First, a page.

Making ‘shush!’ happen: Ladies Library Association of Dowagiac celebrates 150 years

Published 10:19 am Friday, October 14, 2022

DOWAGIAC — Though the way people seek information has changed over the years, one local educational organization has stood the test of time. 

The Ladies Library Association of Dowagiac is celebrating 150 years of existence this year. Dowagiac’s oldest organization, the LLA founded the first library in Dowagiac and still assists the Dowagiac Public Library with funds for services.

The association relies on three fundraisers to generate support for the library – two book sales and a membership campaign.

“We’ve given money for collections, we’ve given money for equipment. We’ve given money for programming workshops and things like that,” said LLA Board Member Kathy Johnson.

The Ladies Library Association was formed on April 9, 1872 in the Young Men’s Hall, which was located on the second floor of what is now The Hairitage. Charter board members include Mrs. G.C. Jones, Mrs. Samual Johnson, Mrs. F.J. Atwell, Mrs. W.K. Palmer, Mrs. S. Try- on, Mrs. Dr. Mulvaney, Mrs. E.C. Chappell, Mrs. P.D. Beckwith and Miss Florence Cushman.

A constitution and by-laws were adopted and a nine-member board of directors was elected.
Beckwith’s wife, Catherine, led the Dowagiac Ladies Library Society and had P.D. build the city’s first library in 1872, which sat on the site of the parking lot next to China Garden until it was torn down in 1962. 

In the early 1900s when it was learned that Andrew Carnegie would build a library if a town had the suitable property for one, the trustees of the P.D. Beckwith estate and William G. Howard and Fred E. Lee were persuaded to deed two lots at the corner of Commercial and New York Avenues to the Ladies Library Association.

The $13,000 Carnegie library was turned over to the city on March 16, 1903, by the association. The 3,000 volumes from the Front Street Library were transferred to the new library and the Front Street building was rented to other businesses until it was demolished.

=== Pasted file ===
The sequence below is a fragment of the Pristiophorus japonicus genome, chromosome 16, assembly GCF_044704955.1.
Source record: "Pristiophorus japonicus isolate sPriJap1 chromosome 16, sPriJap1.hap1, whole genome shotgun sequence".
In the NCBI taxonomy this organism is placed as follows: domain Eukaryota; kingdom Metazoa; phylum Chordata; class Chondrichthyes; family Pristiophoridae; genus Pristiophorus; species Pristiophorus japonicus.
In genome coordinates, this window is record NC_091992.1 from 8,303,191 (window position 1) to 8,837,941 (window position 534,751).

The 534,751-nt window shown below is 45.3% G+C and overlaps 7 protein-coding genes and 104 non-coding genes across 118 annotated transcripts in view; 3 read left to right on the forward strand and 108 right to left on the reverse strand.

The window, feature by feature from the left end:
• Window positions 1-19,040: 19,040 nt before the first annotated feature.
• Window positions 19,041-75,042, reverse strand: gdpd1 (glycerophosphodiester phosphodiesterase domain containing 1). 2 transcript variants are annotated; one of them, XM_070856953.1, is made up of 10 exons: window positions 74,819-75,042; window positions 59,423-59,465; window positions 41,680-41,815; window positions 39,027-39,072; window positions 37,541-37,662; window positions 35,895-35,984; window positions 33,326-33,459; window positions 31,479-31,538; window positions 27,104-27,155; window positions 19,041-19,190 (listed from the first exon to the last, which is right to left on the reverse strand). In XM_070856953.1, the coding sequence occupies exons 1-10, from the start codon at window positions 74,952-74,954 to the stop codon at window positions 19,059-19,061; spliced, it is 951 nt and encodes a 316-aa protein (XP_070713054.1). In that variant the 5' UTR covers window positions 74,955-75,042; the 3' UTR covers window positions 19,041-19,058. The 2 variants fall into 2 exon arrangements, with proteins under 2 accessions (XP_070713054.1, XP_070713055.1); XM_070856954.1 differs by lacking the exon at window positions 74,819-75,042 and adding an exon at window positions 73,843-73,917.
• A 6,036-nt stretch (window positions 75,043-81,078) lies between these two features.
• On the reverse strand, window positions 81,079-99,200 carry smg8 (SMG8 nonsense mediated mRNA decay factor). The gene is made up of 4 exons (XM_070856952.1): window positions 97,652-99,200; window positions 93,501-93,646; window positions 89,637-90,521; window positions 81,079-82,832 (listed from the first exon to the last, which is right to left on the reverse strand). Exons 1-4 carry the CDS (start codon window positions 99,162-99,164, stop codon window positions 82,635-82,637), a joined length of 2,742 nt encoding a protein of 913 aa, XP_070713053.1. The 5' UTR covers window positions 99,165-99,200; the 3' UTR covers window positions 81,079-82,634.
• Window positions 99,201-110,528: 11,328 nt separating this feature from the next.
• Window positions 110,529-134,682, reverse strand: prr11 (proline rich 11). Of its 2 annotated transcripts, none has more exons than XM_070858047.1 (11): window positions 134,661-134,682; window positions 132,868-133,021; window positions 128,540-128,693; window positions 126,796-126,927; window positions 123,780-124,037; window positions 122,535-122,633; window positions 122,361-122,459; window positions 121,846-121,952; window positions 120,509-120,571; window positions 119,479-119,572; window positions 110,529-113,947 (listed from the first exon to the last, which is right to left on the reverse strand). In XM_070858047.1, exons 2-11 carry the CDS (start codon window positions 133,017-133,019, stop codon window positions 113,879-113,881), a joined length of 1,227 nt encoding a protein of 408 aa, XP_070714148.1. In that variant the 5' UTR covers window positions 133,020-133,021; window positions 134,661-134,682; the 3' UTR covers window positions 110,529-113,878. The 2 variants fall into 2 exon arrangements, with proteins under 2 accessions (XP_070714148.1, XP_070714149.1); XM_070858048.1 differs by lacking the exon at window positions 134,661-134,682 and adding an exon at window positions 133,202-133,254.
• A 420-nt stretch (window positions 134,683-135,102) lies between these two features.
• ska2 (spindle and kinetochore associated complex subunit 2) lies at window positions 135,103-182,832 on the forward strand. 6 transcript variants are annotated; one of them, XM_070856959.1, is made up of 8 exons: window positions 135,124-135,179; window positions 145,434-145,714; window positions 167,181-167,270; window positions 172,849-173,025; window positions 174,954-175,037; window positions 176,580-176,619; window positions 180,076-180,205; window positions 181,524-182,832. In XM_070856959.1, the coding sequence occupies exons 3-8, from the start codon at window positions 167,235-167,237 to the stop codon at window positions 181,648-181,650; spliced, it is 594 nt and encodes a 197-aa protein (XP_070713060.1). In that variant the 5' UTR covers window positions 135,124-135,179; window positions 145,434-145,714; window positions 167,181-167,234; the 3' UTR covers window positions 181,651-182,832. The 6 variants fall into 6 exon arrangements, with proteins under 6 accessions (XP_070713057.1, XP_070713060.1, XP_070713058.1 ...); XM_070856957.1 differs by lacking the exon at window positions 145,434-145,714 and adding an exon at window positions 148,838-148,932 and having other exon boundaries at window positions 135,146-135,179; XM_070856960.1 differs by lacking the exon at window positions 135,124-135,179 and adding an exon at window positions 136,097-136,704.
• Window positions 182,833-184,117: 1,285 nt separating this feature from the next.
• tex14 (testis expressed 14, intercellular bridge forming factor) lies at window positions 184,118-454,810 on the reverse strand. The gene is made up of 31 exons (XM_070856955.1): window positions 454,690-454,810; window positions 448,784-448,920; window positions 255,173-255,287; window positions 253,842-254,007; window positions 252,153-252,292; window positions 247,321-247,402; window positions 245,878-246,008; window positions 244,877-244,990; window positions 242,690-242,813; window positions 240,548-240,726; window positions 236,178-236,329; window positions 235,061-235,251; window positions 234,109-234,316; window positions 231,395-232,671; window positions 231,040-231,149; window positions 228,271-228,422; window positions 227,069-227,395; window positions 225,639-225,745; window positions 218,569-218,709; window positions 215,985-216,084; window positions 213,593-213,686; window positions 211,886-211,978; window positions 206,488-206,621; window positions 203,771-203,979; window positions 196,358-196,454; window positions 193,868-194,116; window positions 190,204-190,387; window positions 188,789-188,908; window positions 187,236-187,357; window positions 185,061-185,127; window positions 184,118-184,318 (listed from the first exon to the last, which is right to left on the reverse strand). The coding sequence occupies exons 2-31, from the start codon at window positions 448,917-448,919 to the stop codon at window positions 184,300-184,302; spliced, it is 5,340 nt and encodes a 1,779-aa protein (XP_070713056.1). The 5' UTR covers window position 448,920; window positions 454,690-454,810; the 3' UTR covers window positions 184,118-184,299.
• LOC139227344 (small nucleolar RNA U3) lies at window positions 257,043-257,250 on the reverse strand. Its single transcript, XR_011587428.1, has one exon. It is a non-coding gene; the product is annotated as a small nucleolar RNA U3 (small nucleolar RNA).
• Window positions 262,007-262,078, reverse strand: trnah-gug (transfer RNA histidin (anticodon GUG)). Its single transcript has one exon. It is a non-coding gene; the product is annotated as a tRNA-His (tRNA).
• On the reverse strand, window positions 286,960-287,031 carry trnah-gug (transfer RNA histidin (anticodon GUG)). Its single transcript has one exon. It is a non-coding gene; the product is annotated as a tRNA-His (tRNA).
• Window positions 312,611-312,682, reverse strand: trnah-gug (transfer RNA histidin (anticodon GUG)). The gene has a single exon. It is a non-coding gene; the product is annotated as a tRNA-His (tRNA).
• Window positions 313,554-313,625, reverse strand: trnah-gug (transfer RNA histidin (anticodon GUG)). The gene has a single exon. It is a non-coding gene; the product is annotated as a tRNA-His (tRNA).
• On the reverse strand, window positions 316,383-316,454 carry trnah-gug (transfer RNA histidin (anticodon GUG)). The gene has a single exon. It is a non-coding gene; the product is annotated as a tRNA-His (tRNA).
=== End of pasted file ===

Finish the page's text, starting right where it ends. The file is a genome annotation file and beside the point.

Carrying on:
The Ladies Library association has a long history of helping the library, including raising the money to purchase items the library cannot afford. 

According to a clipping from the 1885 Dowagiac Republican reporting on one of Beckwith’s early campaigns, when electric lights were still a novelty, he charged people a dime to look at Round Oak’s and used the proceeds to benefit the library.

While the association was founded by women, men have been involved in the success of the association over the course of its history. Steve Kazar is a current member of the LLA Board.

“We have a number of volunteers who come to sales and things like that and we help the library when we can with any kind of side issues, but we have just held out,” said LLA Board Member Linda Lorenz. “I think this 150th anniversary gave us a feeling of solidarity and has injected a little bit more energy after the COVID shutdown.”

The organization played a pivotal role in passing the Dowagiac District Library’s millage in 2018, which paved the way for the expansion and renovation of the library in May 2021. The LLA purchased the children’s nook for the newly-renovated library, which is located on the second floor in the children’s section, and was dedicated to the group during a ceremony last year.

For member Chris Van Husan, being able to be a part of the LLA and carry on its rich tradition is very important.

“A lot of them were going that aren’t anymore,” she said. “We’re one of the few communities that still has the Carnegie Library in use and the Ladies Library Association. We’ve gone through all kinds of changes over the years.”

While much has changed with the advent of computers and technology, the LLA’s mission remains the same as it did when nine women met in the Young Men’s Hall 150 years ago.

“Libraries in general have completely changed but the heart is there,” Johnson said. “Having a place to come for a community gathering place is still important. It’s still about getting people information and books and by the way, books are still popular.”